1. Select a food that includes a named animal source  (i.e. chicken meal rather than poultry meal) and
  2. Prefer the AAFCO-defined distinction of meals over by-product meals (chicken meal rather than chicken by-product meal).

Unfortunately, these selection criteria do not reliably reflect quality differences among foods. It is a sad state of affairs indeed for pet owners.

The Good News: There is a bit of good news, however. In recent years, a select group of university researchers have been publishing studies that examine pet food protein quality, labeling accuracy, and methodology. A group of investigators led by Dr. Greg Aldrich at Kansas State University added to this growing body of work with a study that compared a range of protein ingredients that are used in dog foods.


Why Peas and Potatoes? They included pea protein isolate and potato protein isolate in the study group. These plant ingredients are of interest due to previous reports of a possible association between these ingredients (among others) and the development of dilated cardiomyopathy (a heart disease) in dogs (see “The Heart of the Matter“). Pea and potato protein are relatively new to the pet food scene and have not been studied thoroughly in terms of protein quality or digestibility.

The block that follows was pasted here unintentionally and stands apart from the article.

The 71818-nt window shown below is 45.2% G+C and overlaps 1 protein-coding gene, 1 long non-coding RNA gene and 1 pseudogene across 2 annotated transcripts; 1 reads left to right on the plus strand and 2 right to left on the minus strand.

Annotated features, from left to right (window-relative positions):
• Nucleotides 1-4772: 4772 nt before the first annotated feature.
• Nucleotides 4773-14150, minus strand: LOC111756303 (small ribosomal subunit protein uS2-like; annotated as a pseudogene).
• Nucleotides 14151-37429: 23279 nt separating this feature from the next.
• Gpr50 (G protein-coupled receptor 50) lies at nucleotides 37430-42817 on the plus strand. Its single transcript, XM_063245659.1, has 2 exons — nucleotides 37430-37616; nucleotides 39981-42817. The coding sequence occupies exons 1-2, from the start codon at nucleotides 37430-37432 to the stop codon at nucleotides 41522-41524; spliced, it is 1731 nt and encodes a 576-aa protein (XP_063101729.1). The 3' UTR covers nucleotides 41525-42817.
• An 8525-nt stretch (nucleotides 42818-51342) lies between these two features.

The Study: The researchers evaluated 16 different protein sources. These included various forms of egg protein (the standard by which to compare other proteins), several forms of chicken, a bunch of commonly used plant proteins such as soy and corn gluten meal, and the two newbies, pea protein and potato protein. There is a lot of information packed into this study, so I will attempt to distill this into the facts that are most important for dog folks to know.

Protein Sources: The list below describes the protein sources that are probably of greatest interest (see the entire paper for an inclusive list):

  • Spray-dried whole egg (In certain tests, whole egg is the standard, high-quality protein source to which other sources are compared).
  • Air-dried chicken (Chicken meat dried and cooked in a hot air-drying chamber).
  • Low-temperature, spray-dried chicken (By-product of chicken fat and broth industry; remaining chicken meat is cooked and dried at low temperature and pressure).